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Marriage before children is ‘key to marital success’

Couples who get married before they have children are much more likely to stay together than those who have children first, a new study claims.

Research conducted by conservative think tank the Marriage Foundation analysed data from 40,000 households in the UK. This indicated that as many as 77 per cent of the couples surveyed who had children after they got married were still together. This was significantly higher than the 44 per cent of couples still together who had children before tying the knot.

The Foundation also claimed that marriage had a bigger impact on a couple’s chances of staying together than education. According to the data, those who marry first have a higher rate of staying together regardless of education.

Of the women who married before starting a family, 82 per cent of those with a degree stayed together, as did 74 per cent of those in the same circumstances without a degree. Both of these are significantly higher than for the couples who had children first.

Harry Benson is the foundation’s research director. He said the new study demonstrates that if couples “make a plan for their future and marry before starting a family, they have a really good chance of making that relationship last.”

Although it is a positive step that “the social shame of having children outside marriage” has been effectively eliminated, there is still value in “crystallising commitment before starting a family”, he claimed.

Former High Court judge Sir Paul Coleridge founded the Marriage Foundation in 2012. In response to this study, he said the belief that cohabitation is as stable as marriage “should be eradicated by clear public statements and education”. Whichever party is in government following May’s general election should “tackle the worrying rise in family instability in the UK”, he added.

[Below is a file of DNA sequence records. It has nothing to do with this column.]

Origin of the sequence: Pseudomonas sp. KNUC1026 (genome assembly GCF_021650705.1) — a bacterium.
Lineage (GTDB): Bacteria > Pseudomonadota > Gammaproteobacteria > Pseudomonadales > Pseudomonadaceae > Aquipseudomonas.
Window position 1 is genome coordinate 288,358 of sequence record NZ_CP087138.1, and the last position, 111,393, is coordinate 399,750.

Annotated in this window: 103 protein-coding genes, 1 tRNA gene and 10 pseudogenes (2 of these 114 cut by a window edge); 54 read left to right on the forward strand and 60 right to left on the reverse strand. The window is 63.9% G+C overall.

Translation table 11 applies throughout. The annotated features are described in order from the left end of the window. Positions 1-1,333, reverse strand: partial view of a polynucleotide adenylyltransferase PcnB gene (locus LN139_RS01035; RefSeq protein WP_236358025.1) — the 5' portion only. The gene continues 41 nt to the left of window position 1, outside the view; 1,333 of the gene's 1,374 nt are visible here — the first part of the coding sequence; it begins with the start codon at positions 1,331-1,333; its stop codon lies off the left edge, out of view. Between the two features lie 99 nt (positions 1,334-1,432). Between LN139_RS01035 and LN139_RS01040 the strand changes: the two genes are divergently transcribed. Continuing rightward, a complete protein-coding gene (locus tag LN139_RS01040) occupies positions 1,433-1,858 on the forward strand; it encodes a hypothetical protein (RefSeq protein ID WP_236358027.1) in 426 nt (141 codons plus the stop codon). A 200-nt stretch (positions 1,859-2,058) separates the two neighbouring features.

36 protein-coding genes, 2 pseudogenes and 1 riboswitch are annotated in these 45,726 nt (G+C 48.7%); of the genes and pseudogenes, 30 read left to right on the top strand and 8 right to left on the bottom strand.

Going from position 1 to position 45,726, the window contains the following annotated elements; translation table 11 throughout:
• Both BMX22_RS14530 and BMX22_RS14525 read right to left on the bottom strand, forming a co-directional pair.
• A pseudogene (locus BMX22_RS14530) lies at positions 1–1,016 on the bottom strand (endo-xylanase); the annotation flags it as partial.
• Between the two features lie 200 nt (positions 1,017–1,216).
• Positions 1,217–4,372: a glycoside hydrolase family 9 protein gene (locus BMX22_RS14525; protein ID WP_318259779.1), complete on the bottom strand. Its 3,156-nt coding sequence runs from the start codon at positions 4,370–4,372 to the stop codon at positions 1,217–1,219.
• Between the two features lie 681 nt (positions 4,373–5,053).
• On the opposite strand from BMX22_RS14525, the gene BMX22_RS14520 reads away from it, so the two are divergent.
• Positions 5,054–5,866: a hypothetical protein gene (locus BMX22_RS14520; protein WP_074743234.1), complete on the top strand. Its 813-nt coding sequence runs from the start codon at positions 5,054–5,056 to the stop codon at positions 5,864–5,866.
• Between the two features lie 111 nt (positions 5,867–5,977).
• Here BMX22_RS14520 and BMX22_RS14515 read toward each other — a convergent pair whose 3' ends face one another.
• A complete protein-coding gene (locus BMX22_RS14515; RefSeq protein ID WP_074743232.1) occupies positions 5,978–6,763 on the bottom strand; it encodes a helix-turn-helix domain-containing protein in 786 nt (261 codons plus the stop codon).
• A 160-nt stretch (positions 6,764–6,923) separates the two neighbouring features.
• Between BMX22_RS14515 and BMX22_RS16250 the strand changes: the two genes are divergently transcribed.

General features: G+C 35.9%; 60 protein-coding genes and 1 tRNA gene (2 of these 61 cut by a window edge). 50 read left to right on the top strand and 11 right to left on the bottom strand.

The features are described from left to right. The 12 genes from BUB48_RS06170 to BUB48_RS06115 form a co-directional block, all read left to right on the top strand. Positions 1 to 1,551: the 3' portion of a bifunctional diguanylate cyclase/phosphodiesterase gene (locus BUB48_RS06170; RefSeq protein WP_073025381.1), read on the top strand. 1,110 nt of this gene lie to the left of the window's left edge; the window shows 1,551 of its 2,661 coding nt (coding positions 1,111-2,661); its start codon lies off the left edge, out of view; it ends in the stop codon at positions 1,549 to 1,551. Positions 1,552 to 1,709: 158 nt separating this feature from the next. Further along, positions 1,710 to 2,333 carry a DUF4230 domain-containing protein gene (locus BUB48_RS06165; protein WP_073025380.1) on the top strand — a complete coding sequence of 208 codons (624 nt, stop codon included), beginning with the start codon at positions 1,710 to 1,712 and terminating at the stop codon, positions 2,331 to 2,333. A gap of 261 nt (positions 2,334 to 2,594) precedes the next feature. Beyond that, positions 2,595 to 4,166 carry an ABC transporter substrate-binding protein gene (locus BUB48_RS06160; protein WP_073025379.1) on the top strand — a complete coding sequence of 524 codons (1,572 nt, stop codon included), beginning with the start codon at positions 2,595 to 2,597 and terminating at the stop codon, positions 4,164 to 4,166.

The blog team at Stowe is a group of writers based across our family law offices who share their advice on the wellbeing and emotional aspects of divorce or separation from personal experience. As well as pieces from our family law solicitors, guest contributors also regularly contribute to share their knowledge.

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  1. Nordic says:

    So, according to this “research”, couples are more devoted to one another if they marry before having children? Did it occur to the Marriage Foundation (MF) that the causal connection might be the other way round? That what they actually measured is that couples which are highly devoted are likely to stay together (as well as nordicmarry early). Hence, it’s not the marriage certificate, it’s the devotion. Of course, that (more logical) interpretation does not fit with MF’s mantra in which marriage is the solution to all society’s problems.
    This kind of psudo research, which implies causal connections for which there actually is no statistical basis, is at best a waste of time and at worst a source of half-baked “truths” which misdirect public policy. I hope the Marriage Foundation does not receive any public money.

  2. Luke says:

    “Couples who get married before they have children are much more likely to stay together than those who have children first, a new study claims.”
    I would suggest that people who get married before having children are on average more likely to be sensible and prudent – and that will correlate with being more likely to stay together too.
    I would also suggest that people who marry before getting married are less likely to have been ‘bounced’ into the marriage and more likely on average to have a stronger connection in the first place with their prospective spouse.
    So I would argue that Harry Benson misses the point entirely with his ideas.
    Note: The words “on average” may be superfluous above but I am trying to avoid some people taking this personally and them highlighting the fact that :
    ‘my cousin Mavis and her husband Trevor were persuaded to get married first and now have been together in marital bliss for 50 years – so you’re wrong !’

  3. Luke says:

    I hadn’t seen Nordic’s post for some reason before I posted, he’s right of course.

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